Apart from being electric, the Aptera and Lordstown Endurance have at least something more in common: both use in-wheel motors. That leads us to a third similarity because the same Slovenian company has developed these motors. They come from Elaphe Propulsion Technologies.
If you have never heard about Elaphe, you are probably not alone. The company is very low-profile even when it comes to manufacturing and delivering its in-wheel motors. It does not necessarily want to be the finished product supplier: it allows its partners to use their manufacturing capabilities to get these parts. This is probably one of the main reasons for Aptera and Elaphe to choose it.
That allows Elaphe to sell the design of tailor-made motors for each application. It is a very different sort of supplier: instead of pushing whatever it has on its shelves, it asks the customers what they want. If they are not very sure, Elaphe offers them an analysis to determine which would be the best motor for their application.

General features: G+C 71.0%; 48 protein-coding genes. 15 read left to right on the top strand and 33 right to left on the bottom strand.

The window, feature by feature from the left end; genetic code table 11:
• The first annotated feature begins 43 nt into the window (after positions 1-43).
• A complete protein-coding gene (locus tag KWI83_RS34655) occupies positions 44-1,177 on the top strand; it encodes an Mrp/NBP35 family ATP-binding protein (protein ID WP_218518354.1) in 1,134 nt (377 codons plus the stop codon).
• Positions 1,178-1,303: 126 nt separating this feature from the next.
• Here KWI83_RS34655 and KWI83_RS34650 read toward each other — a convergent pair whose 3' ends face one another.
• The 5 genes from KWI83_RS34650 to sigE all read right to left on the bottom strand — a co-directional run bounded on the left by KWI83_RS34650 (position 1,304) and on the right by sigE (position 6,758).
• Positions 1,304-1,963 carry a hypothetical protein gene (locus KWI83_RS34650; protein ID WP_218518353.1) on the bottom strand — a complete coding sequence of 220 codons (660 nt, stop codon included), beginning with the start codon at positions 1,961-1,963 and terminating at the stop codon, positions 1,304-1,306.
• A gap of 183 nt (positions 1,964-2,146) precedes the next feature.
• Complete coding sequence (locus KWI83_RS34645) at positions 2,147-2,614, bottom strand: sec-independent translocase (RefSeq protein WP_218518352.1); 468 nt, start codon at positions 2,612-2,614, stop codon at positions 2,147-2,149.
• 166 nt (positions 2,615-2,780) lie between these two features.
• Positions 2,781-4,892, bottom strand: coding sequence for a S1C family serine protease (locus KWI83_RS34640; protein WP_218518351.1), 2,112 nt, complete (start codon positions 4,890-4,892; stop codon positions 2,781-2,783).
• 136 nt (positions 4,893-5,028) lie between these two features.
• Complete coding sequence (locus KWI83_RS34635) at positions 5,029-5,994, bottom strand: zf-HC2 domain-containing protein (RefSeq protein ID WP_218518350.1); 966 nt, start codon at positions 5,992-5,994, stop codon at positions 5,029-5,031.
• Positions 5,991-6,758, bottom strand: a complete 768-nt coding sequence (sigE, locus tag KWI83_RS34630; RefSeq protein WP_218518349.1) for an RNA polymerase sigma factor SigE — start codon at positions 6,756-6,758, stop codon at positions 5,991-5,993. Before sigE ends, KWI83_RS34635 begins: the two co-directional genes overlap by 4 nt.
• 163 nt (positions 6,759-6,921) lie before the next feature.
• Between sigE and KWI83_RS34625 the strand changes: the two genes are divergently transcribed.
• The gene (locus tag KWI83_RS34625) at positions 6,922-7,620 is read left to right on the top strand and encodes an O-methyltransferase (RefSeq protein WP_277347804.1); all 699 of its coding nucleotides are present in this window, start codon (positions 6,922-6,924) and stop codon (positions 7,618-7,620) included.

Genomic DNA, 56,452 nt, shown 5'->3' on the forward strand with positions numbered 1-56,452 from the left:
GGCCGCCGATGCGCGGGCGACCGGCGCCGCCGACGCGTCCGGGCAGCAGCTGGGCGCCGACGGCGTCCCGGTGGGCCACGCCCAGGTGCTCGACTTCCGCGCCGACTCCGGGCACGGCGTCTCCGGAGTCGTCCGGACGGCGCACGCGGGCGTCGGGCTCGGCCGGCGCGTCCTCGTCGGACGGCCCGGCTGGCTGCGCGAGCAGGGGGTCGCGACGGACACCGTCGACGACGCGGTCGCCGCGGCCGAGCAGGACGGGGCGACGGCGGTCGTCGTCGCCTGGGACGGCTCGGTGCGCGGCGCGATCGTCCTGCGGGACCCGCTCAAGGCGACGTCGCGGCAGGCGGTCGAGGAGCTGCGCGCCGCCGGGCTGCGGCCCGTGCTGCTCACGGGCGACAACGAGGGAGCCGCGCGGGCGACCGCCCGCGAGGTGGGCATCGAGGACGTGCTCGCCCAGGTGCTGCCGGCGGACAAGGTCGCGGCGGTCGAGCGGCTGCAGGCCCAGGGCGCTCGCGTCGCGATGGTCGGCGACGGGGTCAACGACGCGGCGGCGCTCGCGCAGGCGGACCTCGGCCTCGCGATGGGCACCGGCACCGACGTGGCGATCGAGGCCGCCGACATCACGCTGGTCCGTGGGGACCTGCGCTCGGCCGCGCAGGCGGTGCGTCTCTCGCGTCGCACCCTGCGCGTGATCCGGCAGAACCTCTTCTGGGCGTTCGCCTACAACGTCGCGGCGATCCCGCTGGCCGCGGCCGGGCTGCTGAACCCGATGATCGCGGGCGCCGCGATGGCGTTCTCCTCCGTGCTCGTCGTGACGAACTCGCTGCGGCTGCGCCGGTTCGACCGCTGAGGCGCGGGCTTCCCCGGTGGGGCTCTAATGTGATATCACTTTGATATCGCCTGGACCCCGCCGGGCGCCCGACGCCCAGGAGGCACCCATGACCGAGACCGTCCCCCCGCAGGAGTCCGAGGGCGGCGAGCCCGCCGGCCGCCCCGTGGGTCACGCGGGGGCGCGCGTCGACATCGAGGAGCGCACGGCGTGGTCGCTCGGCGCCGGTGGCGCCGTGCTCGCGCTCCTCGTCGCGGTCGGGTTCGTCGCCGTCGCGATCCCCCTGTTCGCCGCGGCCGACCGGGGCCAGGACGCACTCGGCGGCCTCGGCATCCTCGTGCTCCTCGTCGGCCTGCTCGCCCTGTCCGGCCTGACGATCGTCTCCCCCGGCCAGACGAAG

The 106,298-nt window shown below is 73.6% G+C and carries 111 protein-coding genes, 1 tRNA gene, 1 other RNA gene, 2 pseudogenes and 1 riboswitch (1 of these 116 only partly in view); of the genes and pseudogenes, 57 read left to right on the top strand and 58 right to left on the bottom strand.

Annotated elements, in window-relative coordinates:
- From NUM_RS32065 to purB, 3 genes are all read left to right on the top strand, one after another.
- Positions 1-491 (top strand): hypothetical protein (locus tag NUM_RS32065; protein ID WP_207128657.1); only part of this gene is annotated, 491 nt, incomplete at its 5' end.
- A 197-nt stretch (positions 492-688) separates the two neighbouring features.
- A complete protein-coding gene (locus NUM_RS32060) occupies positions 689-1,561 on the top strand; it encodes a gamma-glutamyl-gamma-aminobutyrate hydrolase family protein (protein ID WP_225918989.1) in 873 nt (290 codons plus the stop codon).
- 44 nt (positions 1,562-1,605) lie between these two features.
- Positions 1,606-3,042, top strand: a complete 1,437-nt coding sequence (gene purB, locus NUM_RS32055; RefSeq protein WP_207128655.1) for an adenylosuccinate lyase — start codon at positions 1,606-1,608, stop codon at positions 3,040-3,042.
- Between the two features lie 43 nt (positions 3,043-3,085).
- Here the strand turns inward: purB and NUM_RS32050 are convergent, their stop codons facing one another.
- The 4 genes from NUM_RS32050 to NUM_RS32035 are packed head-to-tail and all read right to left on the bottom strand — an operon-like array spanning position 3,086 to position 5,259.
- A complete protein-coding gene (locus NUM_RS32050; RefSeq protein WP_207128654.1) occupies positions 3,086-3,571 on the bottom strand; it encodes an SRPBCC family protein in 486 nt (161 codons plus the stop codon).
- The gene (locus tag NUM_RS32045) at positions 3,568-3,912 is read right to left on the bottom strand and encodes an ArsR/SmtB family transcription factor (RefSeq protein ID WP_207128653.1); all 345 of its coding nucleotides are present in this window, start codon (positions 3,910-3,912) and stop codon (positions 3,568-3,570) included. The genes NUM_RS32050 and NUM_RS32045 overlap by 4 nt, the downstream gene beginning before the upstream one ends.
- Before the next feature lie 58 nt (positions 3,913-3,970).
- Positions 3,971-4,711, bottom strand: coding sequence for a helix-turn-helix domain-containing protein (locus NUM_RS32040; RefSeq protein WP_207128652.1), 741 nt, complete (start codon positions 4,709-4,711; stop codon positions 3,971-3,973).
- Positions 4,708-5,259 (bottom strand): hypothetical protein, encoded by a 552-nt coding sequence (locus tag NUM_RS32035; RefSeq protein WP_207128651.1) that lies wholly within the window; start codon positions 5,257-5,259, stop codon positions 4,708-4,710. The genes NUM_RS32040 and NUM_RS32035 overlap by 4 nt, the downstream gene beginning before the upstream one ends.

For the customers to be sure that these projects are really what they need, Elaphe produces prototypes of the designed motor for tests. If these prototypes pass the evaluations, Elaphe can either produce them or help the company manufacture the motors independently.
Elaphe promises to offer the highest torque density among its competitors. The company is also pursuing innovations such as the 360º all-wheel steering concept that you can see in the video above. Having hub motors is key to making it possible, and the electric car architecture, as the battery pack in the video shows.
We are not sure we will ever see an electric car or commercial vehicle offer the 360º steering concept Elaphe presented. Yet, it is good to know the company can propose such a system for any automaker that sees that as an opportunity. Other automotive startups may soon join Aptera and Lordstown Motors as Elaphe clients.